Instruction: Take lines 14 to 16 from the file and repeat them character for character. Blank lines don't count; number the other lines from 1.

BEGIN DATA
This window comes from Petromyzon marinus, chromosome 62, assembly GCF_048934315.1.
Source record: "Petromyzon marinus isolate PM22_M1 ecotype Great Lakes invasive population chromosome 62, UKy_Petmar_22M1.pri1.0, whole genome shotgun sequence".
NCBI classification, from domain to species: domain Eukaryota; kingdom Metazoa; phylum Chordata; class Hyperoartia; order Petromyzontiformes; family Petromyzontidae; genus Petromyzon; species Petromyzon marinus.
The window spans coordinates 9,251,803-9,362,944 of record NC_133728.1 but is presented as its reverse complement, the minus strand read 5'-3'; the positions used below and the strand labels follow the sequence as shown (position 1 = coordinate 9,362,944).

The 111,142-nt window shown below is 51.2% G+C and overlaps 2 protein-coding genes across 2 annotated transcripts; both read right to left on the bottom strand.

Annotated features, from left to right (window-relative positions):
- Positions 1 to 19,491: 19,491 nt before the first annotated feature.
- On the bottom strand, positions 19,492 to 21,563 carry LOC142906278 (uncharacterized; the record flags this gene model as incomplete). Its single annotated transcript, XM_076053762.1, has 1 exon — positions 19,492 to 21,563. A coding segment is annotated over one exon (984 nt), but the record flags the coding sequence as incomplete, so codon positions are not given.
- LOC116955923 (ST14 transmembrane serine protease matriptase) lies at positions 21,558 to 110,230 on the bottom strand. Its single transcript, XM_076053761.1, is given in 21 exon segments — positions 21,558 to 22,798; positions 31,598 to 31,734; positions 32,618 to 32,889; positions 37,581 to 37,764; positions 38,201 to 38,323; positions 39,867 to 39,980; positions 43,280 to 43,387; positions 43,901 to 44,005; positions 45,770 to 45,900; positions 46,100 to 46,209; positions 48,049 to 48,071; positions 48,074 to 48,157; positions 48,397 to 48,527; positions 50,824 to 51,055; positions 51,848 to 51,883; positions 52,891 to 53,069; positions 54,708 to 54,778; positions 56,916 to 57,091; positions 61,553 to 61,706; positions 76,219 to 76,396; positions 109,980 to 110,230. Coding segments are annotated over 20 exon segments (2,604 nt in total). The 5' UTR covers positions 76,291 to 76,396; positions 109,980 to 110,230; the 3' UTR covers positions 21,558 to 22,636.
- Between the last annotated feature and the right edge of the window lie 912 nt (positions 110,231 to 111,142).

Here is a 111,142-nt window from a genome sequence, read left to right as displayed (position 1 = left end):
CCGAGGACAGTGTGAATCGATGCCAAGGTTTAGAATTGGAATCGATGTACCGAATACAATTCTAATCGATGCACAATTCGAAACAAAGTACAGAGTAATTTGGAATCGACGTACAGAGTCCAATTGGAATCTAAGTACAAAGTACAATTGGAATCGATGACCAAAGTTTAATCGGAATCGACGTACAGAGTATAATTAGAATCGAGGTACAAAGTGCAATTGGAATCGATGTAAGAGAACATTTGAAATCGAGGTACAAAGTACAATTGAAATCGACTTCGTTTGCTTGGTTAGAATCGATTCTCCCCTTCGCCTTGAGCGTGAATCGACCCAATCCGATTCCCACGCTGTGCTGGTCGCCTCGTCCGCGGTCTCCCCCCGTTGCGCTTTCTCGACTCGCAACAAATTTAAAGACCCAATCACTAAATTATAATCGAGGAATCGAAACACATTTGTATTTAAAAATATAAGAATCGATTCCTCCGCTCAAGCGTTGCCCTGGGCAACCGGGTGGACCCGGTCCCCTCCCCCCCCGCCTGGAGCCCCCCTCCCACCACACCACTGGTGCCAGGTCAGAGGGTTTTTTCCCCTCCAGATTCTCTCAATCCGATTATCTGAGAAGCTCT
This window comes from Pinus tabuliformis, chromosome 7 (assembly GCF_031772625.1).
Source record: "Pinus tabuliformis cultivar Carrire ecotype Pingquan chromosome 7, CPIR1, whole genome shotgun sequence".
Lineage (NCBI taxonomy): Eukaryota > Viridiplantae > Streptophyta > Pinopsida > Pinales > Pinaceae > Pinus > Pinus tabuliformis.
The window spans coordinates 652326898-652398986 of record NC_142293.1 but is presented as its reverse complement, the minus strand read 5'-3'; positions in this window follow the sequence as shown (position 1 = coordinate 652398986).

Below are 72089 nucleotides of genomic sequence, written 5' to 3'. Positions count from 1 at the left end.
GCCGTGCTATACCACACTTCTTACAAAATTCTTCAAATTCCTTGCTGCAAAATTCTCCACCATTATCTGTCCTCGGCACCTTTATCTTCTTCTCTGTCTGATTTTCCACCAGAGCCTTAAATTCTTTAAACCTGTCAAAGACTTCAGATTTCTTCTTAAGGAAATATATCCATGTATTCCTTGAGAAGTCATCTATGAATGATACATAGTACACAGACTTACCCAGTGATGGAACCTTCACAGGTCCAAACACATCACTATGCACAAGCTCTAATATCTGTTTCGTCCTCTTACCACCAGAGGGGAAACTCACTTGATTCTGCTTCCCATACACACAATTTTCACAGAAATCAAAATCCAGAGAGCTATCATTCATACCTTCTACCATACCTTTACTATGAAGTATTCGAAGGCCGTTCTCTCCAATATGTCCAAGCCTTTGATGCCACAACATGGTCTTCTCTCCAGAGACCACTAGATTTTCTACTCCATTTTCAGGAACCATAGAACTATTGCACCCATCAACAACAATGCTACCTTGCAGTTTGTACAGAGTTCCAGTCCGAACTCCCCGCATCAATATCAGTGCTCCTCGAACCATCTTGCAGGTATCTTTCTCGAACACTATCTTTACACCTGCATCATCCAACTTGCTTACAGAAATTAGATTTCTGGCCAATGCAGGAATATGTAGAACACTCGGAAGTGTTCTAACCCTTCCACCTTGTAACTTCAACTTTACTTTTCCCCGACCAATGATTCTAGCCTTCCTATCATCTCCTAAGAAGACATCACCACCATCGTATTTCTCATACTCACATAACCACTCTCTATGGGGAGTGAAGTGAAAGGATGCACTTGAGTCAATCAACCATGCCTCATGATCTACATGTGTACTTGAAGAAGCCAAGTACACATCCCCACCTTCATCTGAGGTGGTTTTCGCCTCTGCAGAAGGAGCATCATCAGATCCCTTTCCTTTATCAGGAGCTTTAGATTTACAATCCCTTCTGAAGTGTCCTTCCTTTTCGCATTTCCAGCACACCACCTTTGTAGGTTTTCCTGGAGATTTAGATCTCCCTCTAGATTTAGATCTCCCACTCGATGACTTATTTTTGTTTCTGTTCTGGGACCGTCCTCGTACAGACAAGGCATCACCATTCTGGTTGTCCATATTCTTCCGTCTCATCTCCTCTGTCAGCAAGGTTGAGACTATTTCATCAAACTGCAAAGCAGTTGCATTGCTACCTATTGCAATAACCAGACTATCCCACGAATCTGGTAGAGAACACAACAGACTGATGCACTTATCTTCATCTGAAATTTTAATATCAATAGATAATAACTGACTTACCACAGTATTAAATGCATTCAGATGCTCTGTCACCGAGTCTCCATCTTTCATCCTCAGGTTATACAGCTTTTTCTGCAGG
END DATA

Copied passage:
Source record: "Pinus tabuliformis cultivar Carrire ecotype Pingquan chromosome 7, CPIR1, whole genome shotgun sequence".
Lineage (NCBI taxonomy): Eukaryota > Viridiplantae > Streptophyta > Pinopsida > Pinales > Pinaceae > Pinus > Pinus tabuliformis.
The window spans coordinates 652326898-652398986 of record NC_142293.1 but is presented as its reverse complement, the minus strand read 5'-3'; positions in this window follow the sequence as shown (position 1 = coordinate 652398986).